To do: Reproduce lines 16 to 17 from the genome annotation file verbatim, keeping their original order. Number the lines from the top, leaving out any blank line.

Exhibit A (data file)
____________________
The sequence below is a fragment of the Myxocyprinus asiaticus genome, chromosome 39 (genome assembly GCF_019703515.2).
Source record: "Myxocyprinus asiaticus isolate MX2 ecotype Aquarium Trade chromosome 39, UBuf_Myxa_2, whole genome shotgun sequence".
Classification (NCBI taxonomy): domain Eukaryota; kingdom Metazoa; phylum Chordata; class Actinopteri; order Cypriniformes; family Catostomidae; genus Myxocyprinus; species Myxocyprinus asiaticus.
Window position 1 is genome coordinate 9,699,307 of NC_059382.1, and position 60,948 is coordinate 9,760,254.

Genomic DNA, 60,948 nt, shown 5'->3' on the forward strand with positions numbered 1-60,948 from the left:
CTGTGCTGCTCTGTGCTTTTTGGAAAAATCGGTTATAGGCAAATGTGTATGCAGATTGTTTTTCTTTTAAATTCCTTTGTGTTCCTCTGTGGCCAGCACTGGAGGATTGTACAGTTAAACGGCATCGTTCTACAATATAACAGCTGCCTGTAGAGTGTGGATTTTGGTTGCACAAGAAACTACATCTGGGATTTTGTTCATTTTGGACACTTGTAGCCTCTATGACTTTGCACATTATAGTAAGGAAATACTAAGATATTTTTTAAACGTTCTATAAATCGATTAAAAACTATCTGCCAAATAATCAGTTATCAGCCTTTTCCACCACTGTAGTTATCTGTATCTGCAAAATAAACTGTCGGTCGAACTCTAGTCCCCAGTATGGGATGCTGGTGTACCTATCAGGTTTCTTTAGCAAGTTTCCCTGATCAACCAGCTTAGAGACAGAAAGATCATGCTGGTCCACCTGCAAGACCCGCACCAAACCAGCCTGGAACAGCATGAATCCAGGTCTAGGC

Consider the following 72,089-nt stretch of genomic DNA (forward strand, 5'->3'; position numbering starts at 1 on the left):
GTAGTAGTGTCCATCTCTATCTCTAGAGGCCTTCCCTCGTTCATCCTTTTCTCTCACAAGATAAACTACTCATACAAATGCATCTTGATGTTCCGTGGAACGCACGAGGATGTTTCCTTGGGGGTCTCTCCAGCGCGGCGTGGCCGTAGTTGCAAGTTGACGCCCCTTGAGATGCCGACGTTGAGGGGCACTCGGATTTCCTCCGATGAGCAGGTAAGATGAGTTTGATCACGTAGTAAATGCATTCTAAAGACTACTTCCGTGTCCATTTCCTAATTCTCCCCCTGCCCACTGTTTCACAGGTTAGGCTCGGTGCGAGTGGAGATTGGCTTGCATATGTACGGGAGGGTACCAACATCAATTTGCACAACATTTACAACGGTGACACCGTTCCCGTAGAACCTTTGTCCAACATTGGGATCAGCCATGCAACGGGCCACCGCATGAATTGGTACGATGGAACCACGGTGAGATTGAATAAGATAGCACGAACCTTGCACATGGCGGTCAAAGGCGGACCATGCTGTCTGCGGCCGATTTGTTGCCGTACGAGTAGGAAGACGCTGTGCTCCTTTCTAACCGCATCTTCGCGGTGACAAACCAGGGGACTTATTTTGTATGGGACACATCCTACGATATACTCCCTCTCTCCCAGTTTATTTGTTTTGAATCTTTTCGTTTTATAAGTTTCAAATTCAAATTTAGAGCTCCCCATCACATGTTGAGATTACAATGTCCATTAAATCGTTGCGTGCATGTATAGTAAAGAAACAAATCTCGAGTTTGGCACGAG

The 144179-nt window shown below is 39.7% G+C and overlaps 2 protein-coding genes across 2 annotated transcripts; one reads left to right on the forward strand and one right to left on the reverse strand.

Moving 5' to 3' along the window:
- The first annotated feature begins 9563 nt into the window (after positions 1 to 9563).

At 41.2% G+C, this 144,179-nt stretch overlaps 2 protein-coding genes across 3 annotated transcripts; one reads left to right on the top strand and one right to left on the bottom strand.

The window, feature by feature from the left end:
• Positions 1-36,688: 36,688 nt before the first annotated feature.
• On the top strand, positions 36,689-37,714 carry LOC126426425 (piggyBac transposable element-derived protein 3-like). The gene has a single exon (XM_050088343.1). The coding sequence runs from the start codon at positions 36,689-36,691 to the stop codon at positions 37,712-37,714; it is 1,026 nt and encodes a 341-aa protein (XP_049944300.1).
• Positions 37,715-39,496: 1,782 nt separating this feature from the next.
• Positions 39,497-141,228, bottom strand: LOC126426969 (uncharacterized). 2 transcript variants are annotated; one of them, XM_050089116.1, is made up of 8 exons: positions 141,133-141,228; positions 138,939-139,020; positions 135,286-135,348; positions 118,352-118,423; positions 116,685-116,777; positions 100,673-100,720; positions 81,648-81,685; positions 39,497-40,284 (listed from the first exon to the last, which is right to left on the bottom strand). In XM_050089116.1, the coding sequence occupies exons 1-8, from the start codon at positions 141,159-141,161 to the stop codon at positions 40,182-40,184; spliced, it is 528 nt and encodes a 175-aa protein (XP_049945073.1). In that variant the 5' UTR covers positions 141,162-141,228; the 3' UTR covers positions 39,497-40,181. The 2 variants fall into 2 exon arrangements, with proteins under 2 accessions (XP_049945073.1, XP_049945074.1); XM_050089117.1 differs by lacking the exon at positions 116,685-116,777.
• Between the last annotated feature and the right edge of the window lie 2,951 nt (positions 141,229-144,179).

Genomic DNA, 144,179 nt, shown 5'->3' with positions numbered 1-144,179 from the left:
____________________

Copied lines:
• Positions 37,715-39,496: 1,782 nt separating this feature from the next.
• Positions 39,497-141,228, bottom strand: LOC126426969 (uncharacterized). 2 transcript variants are annotated; one of them, XM_050089116.1, is made up of 8 exons: positions 141,133-141,228; positions 138,939-139,020; positions 135,286-135,348; positions 118,352-118,423; positions 116,685-116,777; positions 100,673-100,720; positions 81,648-81,685; positions 39,497-40,284 (listed from the first exon to the last, which is right to left on the bottom strand). In XM_050089116.1, the coding sequence occupies exons 1-8, from the start codon at positions 141,159-141,161 to the stop codon at positions 40,182-40,184; spliced, it is 528 nt and encodes a 175-aa protein (XP_049945073.1). In that variant the 5' UTR covers positions 141,162-141,228; the 3' UTR covers positions 39,497-40,181. The 2 variants fall into 2 exon arrangements, with proteins under 2 accessions (XP_049945073.1, XP_049945074.1); XM_050089117.1 differs by lacking the exon at positions 116,685-116,777.